Catching up is so much fun.
#21 - Keystone: The Life and Clowns of Mack Sennett by Simon Louvish. For a history, breezily written, with a few snicker-worthy lines that you can tell tickled the author. Quite good, entirely informative. I would have traded a few business-y details for some more gossipy tidbits -- Mack Sennett was a producer, after all, who took meetings from a bathtub in the center of his office -- but absolutely worth it for anyone with an itch for silent film history, early Hollywood or the Keystone Kops (yes, that includes me).
#22 - Who I Was Supposed to Be by Susan Perabo. Excellent short stories. Except I'm rapidly losing my love for short stories.
#23 - The Brooklyn Follies by Paul Auster. A divorced, 60-something bully of a man moves to NYC and, despite himself, begins to reconnect with other humans, including the ones who'd sworn him off. A relationship he observes kind of becomes a story-wthin-the-story. Well told. What you'd expect from Paul Auster, but sweeter.
#24 - Crawl Space by Edie Meidav. Wow, this marched right up and declared Brooklyn Follies to be superficial. Meidav's almost-present-day tale of a fictional fugitive Vischy war criminal is always smart, sharp, ambitious and delicious to read. Even when it makes you feel a little morally dirty for liking the evil octogenarian, or the plot wanders a bit toward the end, it's enjoyable and thought-provoking. This came to me as an LBC nominee. Love that LBC.
#25 & #26 - To Be Announced for the aforementioned LBC: fall nominees, coming soon.
#27 - The Stewardess is Flying the Plane! by Ron Hogan. A pictorial romp through 1970s film with a nice running sociopolitical narrative and some nifty trivia (did you know Gene Hackman's favorite of his films is The Conversation? Netflix it if you don't know it). Podcast with Ron is upcoming....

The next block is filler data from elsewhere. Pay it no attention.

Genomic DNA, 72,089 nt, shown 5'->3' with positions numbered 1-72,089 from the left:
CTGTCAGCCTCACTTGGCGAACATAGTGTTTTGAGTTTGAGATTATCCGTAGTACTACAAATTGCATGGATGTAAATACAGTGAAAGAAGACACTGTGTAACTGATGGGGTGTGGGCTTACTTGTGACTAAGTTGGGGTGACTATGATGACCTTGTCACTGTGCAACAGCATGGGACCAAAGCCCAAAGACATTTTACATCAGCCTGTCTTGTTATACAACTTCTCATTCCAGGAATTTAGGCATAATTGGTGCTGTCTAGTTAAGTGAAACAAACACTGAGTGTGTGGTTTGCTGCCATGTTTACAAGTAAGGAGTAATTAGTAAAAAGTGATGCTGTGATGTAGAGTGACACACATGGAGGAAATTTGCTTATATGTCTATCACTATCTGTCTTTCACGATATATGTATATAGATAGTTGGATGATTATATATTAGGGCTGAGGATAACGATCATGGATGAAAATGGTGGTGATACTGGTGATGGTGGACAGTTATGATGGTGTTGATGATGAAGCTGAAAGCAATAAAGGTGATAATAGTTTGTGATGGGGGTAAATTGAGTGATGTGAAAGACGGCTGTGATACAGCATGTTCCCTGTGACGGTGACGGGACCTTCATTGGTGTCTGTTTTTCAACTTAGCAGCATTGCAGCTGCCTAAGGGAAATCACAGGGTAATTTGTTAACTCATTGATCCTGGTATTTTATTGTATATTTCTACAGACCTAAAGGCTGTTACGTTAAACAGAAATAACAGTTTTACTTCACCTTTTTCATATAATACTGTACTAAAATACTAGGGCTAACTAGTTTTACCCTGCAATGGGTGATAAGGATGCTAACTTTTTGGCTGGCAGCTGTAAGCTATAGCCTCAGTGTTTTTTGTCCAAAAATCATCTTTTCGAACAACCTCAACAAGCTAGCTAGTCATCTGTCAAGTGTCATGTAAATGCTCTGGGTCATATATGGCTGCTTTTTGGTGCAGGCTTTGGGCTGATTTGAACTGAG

#28 - Adventures of a Hollywood Secretary by Valeria Belletti, edited by Cari Beauchamp. Eh, did I mention I have a bit of an obsession with early Hollywood? Valeria was the secretary to Sam Goldwyn and her letters to a friend back in NY provide a window on real life in tinseltown in the last years before sound. "Real life" meaning, in this case, working late, being disapproved of for having a cigarette - and a cocktail! -- and trying to decide whether or not it's worth it to marry a bohemian. Plus ca change...
#29 - The Mysteries of Pittsburgh by Michael Chabon. Kind of required reading in my newly adopted city. A college grad has some adventures in Pittsburgh, but the greatest mystery ... is himself. (ooh, it feels so After School Special to type that!) The narrator is a cypher, and aside from a few lovely witticisms isn't revealed on the page. Why do the cool and crazy people hang out with him, fall for him? Who knows? I love Chabon's writing, and the tale scrolls out swiftly -- but for me, Kavalier & Klay is a more fantastic ride.